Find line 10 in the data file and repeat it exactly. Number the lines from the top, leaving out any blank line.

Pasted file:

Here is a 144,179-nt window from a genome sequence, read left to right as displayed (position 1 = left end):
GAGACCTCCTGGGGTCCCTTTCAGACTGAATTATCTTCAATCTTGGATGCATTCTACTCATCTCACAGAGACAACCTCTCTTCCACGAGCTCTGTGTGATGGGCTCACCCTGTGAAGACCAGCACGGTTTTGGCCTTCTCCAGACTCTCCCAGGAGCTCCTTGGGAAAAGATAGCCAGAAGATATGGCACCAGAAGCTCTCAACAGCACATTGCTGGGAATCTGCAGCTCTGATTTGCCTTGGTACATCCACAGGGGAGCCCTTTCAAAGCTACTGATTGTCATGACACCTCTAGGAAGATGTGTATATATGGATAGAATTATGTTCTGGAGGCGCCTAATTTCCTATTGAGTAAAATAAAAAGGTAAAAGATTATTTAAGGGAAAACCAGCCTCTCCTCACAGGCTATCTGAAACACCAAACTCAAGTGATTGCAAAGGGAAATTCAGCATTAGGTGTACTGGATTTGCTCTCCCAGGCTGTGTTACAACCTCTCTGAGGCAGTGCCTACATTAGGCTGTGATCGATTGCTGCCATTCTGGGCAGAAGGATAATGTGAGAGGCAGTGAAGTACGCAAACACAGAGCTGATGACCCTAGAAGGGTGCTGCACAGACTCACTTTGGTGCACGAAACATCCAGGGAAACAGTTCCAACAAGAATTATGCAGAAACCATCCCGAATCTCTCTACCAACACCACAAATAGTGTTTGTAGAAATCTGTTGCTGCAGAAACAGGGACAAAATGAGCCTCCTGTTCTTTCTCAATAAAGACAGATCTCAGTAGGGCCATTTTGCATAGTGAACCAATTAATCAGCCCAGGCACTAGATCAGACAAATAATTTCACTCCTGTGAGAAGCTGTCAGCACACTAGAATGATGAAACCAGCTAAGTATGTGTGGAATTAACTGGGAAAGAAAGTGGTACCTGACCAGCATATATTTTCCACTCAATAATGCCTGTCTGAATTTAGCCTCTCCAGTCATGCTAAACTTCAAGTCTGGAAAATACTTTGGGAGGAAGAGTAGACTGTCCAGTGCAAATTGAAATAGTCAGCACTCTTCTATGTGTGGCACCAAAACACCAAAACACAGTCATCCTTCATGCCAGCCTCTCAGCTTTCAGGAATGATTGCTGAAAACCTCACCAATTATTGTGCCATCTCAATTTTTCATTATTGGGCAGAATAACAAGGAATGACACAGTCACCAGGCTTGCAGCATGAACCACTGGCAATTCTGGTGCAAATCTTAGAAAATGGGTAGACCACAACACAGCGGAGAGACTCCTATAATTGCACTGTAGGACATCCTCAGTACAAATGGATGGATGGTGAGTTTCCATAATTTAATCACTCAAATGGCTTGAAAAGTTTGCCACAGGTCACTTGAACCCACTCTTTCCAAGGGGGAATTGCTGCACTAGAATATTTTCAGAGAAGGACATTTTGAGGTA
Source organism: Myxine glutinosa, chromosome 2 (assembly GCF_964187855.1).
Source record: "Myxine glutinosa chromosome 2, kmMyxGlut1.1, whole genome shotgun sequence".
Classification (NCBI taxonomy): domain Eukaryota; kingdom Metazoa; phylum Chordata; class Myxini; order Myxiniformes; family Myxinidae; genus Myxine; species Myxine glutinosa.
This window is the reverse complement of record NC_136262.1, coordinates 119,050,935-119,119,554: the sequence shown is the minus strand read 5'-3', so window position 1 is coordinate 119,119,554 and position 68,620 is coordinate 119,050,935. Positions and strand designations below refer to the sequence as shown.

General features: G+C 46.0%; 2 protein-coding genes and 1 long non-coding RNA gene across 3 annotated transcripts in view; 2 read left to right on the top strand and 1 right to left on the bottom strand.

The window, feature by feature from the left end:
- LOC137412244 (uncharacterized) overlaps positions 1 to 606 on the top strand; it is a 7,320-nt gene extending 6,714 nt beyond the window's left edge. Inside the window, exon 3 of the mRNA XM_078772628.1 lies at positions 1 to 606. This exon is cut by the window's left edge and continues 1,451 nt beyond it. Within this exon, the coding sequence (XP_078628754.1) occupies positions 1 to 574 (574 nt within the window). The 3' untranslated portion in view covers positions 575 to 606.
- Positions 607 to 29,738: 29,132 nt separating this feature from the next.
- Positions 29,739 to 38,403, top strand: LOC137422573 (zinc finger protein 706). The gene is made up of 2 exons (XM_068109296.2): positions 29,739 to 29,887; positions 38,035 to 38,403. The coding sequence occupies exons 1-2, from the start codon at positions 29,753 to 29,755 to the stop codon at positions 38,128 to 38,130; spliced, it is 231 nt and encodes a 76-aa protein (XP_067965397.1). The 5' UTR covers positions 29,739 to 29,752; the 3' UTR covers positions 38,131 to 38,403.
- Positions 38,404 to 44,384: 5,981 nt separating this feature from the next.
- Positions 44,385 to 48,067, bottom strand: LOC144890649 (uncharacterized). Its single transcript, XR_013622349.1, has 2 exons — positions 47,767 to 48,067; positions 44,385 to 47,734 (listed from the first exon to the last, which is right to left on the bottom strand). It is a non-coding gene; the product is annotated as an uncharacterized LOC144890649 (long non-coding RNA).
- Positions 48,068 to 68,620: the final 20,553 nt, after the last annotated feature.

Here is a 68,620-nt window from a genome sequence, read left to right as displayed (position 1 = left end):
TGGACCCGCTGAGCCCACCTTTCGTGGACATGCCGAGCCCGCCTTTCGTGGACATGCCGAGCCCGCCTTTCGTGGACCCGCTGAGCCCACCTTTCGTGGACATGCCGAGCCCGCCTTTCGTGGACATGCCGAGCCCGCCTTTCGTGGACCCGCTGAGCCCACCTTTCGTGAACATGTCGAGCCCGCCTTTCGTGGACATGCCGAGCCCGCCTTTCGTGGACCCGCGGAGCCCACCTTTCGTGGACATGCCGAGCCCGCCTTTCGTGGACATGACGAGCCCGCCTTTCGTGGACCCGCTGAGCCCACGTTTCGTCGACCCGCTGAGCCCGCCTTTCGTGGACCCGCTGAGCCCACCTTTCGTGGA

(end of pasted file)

- Positions 607 to 29,738: 29,132 nt separating this feature from the next.